The spread of true and false news online

Source: Soroush Vosoughi, Deb Roy, Sinan Aral; Science 359, 1146–1151 (2018)

As politicians have implemented a political strategy of labeling news sources that do not support their positions as unreliable or fake news, whereas sources that support their positions are labeled reliable or not fake, the term has lost all connection to the actual veracity of the information presented, rendering it meaningless for use in academic classifcation. … instead use the more objectively verifable terms “true” or “false” news. Even scientific and conspiracy-theory stories can both be either true or false.

The spread of misinformation on social media (Twitter)

According to that study falsehood reached more people at every depth of a tweet cascade than the truth, meaning that many more people retweeted falsehood than they did the truth.

Tweets containing falsehoods reach 1500 people on Twitter six times faster than truthful tweets, the research reveals. (It took the truth about six times as long as falsehood to reach 1500 people.)

Falsehoods were 70% more likely to be retweeted than the truth.

Falsehood diffused significantly farther, faster, deeper, and more broadly than the truth in all categories of information.

The effects were more pronounced for false political news than for false news about terrorism, natural disasters, science, urban legends, or financial information.

New Findings

User characteristics and network structure could not explain the differential diffusion of truth and falsity.

Users who spread false news had significantly fewer followers, followed significantly fewer people, were significantly less active on Twitter, were verified significantly less often, and had been on Twitter for significantly less time. Falsehood diffused farther and faster than the truth despite these differences, not because of them.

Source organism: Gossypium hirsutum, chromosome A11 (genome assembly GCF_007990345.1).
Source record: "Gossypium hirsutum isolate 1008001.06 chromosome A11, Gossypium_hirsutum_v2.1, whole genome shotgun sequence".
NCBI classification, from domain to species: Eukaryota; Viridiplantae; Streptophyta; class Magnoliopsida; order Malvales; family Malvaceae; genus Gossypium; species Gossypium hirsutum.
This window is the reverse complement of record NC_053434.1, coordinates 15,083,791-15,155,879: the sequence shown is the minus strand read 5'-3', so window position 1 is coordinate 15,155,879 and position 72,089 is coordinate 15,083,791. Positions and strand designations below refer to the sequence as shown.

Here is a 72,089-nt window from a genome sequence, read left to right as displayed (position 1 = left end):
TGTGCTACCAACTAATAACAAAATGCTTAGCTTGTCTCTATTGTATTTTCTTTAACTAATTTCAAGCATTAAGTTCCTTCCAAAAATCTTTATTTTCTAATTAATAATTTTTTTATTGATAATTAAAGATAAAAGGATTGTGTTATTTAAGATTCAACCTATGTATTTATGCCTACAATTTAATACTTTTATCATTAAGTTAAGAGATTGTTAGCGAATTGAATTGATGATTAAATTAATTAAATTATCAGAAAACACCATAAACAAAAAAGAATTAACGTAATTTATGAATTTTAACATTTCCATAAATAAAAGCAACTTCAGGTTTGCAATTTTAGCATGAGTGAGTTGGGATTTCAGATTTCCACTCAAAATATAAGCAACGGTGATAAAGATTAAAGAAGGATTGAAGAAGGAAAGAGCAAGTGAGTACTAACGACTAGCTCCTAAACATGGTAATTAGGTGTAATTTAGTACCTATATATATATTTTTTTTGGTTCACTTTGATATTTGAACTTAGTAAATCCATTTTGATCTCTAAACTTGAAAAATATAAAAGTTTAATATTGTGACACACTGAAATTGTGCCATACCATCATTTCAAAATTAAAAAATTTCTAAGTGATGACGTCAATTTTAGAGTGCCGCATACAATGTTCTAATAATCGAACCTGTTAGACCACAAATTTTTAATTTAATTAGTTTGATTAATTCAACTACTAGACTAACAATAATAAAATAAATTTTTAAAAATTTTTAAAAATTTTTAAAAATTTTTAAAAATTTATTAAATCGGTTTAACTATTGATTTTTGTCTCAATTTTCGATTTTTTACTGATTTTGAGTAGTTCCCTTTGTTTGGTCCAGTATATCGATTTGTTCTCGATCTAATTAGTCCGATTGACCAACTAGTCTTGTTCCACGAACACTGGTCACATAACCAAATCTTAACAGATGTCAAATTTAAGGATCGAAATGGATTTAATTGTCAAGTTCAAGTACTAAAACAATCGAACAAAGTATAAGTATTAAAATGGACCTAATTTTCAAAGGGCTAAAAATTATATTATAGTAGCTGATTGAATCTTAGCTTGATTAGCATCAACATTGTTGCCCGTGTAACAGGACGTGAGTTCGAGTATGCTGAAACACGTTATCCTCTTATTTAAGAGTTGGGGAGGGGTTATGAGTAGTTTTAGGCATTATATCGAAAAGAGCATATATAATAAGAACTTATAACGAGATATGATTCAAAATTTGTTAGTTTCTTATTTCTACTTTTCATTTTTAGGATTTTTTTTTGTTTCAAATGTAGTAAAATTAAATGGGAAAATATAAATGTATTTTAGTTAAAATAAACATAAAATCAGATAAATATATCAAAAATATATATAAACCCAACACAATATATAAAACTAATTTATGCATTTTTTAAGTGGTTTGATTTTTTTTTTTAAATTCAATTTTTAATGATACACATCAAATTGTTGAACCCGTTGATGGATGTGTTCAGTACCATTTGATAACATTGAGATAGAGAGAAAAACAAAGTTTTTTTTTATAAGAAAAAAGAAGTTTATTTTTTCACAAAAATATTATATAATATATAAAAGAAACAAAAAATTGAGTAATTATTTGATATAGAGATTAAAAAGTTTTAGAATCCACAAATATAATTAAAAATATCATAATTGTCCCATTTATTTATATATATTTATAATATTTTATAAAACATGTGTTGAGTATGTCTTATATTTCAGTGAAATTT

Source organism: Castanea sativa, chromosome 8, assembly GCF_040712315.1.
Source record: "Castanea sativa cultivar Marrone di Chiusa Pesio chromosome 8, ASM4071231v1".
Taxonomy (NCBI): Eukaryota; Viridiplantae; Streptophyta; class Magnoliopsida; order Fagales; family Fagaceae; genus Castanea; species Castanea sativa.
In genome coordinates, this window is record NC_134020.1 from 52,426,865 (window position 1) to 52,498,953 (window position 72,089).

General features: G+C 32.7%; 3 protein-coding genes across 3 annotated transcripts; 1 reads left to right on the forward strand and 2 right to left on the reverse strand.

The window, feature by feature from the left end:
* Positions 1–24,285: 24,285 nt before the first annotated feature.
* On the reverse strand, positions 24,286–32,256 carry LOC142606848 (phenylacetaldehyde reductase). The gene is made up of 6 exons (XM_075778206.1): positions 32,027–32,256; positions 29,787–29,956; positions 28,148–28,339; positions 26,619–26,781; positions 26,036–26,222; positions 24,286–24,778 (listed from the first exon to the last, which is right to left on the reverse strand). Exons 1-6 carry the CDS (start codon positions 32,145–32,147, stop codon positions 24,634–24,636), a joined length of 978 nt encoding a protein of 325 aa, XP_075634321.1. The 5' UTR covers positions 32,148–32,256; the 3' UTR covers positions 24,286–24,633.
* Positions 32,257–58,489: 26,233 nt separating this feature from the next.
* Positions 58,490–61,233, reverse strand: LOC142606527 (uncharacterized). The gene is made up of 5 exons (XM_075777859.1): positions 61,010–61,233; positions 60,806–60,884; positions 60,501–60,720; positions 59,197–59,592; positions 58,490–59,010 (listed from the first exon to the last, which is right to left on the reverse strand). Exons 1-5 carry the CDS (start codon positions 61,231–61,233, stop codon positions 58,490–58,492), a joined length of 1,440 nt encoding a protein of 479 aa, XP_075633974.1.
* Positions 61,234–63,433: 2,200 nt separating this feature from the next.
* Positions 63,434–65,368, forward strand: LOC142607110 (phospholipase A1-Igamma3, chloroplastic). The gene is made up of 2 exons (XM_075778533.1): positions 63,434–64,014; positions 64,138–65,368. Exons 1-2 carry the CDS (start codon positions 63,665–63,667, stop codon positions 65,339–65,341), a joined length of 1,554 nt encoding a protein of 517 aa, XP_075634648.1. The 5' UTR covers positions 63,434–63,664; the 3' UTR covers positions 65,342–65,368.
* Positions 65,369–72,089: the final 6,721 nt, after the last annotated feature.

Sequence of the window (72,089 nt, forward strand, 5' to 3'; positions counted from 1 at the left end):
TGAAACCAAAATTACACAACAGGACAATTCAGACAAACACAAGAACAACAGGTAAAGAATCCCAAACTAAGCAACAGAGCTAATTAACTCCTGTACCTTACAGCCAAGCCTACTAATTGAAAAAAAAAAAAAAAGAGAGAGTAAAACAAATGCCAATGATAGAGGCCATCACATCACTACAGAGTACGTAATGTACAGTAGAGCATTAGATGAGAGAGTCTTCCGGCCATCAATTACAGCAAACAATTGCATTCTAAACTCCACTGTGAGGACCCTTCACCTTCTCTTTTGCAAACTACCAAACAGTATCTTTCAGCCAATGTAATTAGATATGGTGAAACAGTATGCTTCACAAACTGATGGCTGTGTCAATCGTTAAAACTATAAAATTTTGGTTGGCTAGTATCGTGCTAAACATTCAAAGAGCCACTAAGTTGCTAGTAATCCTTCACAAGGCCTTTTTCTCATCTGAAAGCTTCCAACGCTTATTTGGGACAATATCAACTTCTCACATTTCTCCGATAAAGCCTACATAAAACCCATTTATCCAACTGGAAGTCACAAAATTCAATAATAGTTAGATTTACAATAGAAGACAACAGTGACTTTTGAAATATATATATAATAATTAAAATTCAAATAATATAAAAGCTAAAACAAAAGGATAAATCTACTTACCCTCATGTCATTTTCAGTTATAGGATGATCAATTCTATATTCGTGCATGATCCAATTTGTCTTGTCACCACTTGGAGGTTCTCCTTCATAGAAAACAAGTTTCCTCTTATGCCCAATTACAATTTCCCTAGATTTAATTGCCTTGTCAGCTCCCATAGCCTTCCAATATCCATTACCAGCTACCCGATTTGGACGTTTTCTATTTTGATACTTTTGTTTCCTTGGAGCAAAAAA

False news was more novel than true news, which suggests that people were more likely to share novel information.

False rumors were significantly more novel than the truth displaying significantly higher information uniqueness. But novelty seems not to be the only reason for retweets. False rumors inspired replies expressing greater surprise, corroborating the novelty hypothesis, and greater disgust, whereas the truth inspired replies that expressed greater sadness, anticipation, joy, and trust. The emotions expressed in reply to falsehoods may inspire people to share false news.


When information is novel, it is not only surprising, but also more valuable, both from an information theoretic perspective (in that it provides the greatest aid to decision-making) and from a social perspective (in that it conveys social status on one that is “in the know” or has access to unique “inside” information).

False news still spread farther, faster, deeper, and more broadly than the truth in all categories of information because humans, not robots, are more likely to spread it.


False news can drive the misallocation of resources during terror attacks and natural disasters, the misalignment of business investments, and misinformed elections.


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